Messages:
    66
    Joined:
    Sep 10, 2005
    Location:
    Vacaville, CA
    After listening thru the 1st few seconds, I thought you had it down, however you were playing whole notes, not quarter notes - but your timing was good. As soon as you increased the frequency of notes, your timing went out the window.

    Honestly, I think you need to ONLY worry about practicing your timing for a while. Your phrasing will need to wait until you can play non-musical ideas in time.

    Also, try practicing to a straight 4/4 pattern, not a swing beat...

    Kevin
     
  8. unix-guy

    unix-guy Member

    Messages:
    66
    Joined:
    Sep 10, 2005
    Location:
    Vacaville, CA
    I'm beginning to think so... But I find it hard to believe that someone has that much time on their hands (no pun intended).

    Kevin
     
  9. SteveVHT

    SteveVHT Member

    Messages:
    1,347
    Joined:
    Jul 29, 2004
    Location:
    Long Island,NY
    I thought you were banned from posting clips??????
    :D:D:D
    Steve
     
  10. Bryan T

    Bryan T Guitar Owner Silver Supporting Member

    Messages:
    16,442
    Joined:
    Aug 22, 2002
    I don't think he was banned, more that the threads had to be locked immediately after he posted them. It is certainly an interesting form of public performance.

    Bryan
     
  11. rkstarr

    rkstarr Member

    Messages:
    1,080
    Joined:
    Apr 7, 2004
  12. matte

    matte Senior Member

    Messages:
    10,428
    Joined:
    Nov 16, 2003
    Location:
    my body.
  13. tedm

    tedm Gold Supporting Member

    Messages:
    6,820
    Joined:
    Dec 29, 2002
    Location:
    The OC
    I don't hear it like this, other than a couple of flub ups, I hear most of my quarter notes on the beat. So what you're saying is that if I stick to whole notes (@ ~100bps), my time is OK, but when I move to quarter notes, I'm off time? I hope you can hear many (most) of that last clip being in time with just a few flubs, otherwise we're hearing things different.

    However, I will try making some clips with whole notes only, I have nothing against slow playing, and would be curious if we'd agree at that level that I was in time.

     
  14. tedm

    tedm Gold Supporting Member

    Messages:
    6,820
    Joined:
    Dec 29, 2002
    Location:
    The OC
    I think these whole notes are right on the beat (@100bps), with the exception of a glitch or two when doing some 1/2 notes or slide up/downs. What's your take?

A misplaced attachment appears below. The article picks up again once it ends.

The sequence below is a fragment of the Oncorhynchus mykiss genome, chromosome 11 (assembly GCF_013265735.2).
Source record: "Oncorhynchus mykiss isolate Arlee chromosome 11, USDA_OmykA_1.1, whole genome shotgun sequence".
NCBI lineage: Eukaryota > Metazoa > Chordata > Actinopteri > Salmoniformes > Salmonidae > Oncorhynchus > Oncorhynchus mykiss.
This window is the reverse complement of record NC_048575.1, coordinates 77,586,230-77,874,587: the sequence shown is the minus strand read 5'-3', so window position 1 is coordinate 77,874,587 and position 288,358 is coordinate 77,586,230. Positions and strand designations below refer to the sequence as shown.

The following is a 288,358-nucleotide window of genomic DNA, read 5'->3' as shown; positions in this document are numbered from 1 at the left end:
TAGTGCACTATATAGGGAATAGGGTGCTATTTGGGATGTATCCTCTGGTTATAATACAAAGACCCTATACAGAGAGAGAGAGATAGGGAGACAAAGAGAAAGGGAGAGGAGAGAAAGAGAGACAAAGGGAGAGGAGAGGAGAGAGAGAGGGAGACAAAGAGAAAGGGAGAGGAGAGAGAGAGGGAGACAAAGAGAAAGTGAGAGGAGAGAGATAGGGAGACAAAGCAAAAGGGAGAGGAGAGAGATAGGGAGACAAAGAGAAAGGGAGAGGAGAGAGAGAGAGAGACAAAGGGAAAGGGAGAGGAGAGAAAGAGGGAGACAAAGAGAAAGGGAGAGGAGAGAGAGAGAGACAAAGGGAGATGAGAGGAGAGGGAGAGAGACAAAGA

www.tedm.com/mp3s/wholenotes.mp3
     
  15. matte

    matte Senior Member

    Messages:
    10,428
    Joined:
    Nov 16, 2003
    Location:
    my body.
    [​IMG]
     
  16. Berlebster

    Berlebster Member

    Messages:
    1,163
    Joined:
    Mar 3, 2004
    Location:
    FRANCE
    Hi Ted, oh my god you are striking again :p
    My 2 cents :
    I think your approach of cuing measures after measures is not valid for a lot of stuff. Bear in mind that lot of melodic lines are starting up any beat (eight notes) and ending after the beginning of the next bar , then often there is one bar breath and the melodic line starts once again up the one or the two or the next .....
    Now i must admit i didn't listen to your clips, but according the comments i might be not that wrong.

    Then what do you think o the BOSS 1600 CD , recording box ?????:dude
     
  17. iluvstrats

    iluvstrats Member

    Messages:
    2,538
    Joined:
    Jan 29, 2002
    Location:
    Nashville, TN
    This music is perfect for Apache dancing.
     
  18. ChrisP

    ChrisP Member

    Messages:
    1,973
    Joined:
    Oct 3, 2003
    Location:
    Fairfax, VA
    Those Who Forget History are Doomed to Repeat It
     
  19. yeast2000

    yeast2000 Member

    Messages:
    264
    Joined:
    Dec 25, 2004
    Location:
    CA
    Ok.. I'm lost here...
     
  20. trisonic

    trisonic Member

    Messages:
    13,163
    Joined:
    Mar 24, 2003
    Location:
    NJ out of England
    Can I just say that I love these threads..................................

    Best, Pete.
     

Share This Page